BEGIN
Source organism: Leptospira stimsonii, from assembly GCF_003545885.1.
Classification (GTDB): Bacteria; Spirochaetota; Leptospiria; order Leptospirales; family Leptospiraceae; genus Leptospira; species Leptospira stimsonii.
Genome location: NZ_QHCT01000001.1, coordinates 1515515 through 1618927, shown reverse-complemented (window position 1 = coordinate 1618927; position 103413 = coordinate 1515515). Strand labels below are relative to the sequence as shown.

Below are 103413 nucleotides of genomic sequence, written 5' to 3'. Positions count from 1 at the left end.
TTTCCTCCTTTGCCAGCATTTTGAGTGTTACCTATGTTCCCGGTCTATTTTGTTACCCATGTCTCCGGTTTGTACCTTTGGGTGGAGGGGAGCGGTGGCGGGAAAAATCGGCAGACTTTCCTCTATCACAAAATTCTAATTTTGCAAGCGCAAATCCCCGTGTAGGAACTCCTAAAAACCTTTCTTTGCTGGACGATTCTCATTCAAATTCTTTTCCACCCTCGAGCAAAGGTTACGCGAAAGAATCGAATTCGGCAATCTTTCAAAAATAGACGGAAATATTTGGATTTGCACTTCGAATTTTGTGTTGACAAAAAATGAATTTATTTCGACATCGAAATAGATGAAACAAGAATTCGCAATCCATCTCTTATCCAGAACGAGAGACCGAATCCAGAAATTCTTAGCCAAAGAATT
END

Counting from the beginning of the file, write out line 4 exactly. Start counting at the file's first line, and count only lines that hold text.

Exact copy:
Below are 103413 nucleotides of genomic sequence, written 5' to 3'. Positions count from 1 at the left end.